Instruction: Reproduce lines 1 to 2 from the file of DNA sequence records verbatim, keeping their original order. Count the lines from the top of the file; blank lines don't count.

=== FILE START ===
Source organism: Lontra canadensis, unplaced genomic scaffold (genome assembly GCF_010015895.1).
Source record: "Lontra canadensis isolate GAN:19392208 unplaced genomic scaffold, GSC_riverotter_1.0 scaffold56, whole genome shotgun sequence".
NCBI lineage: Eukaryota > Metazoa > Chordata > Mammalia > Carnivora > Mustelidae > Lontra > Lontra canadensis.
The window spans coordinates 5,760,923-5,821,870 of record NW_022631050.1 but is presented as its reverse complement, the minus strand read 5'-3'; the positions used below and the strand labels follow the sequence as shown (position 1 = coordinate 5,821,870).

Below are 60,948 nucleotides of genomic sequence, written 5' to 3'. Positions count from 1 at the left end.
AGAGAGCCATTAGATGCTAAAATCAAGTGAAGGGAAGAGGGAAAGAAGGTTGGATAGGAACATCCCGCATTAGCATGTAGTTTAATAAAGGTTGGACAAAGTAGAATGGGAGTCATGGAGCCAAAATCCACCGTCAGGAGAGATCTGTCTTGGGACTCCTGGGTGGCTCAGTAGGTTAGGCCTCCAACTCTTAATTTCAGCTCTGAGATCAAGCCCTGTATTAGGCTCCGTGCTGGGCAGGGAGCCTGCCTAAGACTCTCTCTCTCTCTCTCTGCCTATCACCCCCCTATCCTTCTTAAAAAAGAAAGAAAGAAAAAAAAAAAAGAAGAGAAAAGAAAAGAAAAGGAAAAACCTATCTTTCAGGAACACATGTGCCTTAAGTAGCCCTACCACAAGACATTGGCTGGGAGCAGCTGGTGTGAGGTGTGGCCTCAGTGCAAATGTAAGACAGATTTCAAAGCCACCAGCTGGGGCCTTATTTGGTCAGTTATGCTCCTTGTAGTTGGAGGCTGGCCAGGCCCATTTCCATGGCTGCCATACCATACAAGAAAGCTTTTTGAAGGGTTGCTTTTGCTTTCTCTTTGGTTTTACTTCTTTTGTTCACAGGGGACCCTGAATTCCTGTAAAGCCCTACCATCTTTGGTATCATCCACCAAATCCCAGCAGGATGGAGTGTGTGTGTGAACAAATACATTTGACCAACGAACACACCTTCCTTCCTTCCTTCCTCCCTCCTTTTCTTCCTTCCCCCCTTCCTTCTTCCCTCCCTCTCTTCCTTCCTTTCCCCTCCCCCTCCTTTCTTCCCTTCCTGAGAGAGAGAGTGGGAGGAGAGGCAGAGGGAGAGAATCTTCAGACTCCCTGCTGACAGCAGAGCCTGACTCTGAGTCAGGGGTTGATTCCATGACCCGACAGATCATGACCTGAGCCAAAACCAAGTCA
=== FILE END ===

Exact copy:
Source organism: Lontra canadensis, unplaced genomic scaffold (genome assembly GCF_010015895.1).
Source record: "Lontra canadensis isolate GAN:19392208 unplaced genomic scaffold, GSC_riverotter_1.0 scaffold56, whole genome shotgun sequence".